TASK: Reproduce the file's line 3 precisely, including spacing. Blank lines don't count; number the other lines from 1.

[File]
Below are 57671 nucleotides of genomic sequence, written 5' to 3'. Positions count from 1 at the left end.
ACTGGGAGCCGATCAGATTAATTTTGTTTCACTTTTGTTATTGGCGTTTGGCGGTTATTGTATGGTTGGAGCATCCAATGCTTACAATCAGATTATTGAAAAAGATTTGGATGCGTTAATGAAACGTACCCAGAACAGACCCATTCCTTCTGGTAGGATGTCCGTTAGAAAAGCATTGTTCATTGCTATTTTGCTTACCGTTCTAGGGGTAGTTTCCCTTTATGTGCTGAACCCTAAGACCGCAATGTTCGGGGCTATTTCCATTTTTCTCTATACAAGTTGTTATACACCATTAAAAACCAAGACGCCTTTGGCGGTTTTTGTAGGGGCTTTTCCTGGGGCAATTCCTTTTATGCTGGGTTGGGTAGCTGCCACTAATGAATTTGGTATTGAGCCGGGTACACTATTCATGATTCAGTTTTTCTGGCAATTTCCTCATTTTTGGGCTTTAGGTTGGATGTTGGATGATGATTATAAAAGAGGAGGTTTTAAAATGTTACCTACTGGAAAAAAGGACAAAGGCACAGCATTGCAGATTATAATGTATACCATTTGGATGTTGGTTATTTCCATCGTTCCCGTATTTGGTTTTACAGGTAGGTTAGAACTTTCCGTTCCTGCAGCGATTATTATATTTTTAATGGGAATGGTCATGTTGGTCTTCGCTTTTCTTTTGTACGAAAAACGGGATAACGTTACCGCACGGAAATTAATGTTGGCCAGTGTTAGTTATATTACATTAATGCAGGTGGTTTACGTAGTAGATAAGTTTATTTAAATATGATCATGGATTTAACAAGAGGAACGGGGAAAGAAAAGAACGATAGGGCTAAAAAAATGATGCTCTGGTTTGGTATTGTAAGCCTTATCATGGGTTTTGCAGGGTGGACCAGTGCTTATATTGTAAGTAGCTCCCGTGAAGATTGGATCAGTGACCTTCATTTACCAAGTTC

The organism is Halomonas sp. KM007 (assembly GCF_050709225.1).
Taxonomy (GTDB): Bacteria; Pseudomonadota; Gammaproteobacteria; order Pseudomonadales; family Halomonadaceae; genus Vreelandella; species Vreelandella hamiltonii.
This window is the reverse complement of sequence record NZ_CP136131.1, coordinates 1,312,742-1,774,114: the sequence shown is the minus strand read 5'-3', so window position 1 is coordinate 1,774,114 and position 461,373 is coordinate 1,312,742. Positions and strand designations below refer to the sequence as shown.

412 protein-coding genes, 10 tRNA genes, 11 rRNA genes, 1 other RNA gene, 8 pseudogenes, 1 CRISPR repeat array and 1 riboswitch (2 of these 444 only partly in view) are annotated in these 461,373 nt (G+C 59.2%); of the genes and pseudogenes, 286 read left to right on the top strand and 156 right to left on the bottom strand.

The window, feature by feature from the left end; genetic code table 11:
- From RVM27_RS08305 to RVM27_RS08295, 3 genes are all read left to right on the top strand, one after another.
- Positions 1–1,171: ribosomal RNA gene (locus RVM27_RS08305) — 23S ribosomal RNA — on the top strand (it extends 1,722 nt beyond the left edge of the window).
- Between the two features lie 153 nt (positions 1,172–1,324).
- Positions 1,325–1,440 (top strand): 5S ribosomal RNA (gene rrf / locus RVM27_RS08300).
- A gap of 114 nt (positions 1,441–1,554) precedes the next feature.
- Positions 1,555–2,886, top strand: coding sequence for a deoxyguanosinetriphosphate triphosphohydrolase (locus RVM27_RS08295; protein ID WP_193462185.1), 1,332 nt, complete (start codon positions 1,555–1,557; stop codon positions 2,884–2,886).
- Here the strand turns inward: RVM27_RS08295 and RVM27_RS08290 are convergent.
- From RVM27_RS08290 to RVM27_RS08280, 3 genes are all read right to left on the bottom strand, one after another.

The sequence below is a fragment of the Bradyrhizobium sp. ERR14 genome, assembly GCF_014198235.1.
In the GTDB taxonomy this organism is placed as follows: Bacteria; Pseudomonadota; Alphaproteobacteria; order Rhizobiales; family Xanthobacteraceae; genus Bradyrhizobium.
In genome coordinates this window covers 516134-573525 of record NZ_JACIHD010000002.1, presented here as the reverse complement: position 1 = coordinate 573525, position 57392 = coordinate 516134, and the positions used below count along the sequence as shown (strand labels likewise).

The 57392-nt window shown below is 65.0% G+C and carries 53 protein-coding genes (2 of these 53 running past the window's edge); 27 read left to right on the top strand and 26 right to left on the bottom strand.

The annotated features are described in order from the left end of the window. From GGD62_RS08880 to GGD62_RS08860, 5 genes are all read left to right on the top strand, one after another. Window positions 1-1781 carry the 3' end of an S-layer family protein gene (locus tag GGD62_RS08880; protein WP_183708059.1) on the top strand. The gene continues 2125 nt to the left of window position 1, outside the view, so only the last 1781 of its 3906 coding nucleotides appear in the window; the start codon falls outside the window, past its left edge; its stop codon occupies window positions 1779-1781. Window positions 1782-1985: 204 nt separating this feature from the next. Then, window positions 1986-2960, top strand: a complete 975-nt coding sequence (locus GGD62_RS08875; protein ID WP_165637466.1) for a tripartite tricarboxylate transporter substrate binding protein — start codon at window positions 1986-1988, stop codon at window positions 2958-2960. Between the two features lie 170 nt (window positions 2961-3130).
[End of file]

The organism is Halomonas sp. KM007 (assembly GCF_050709225.1).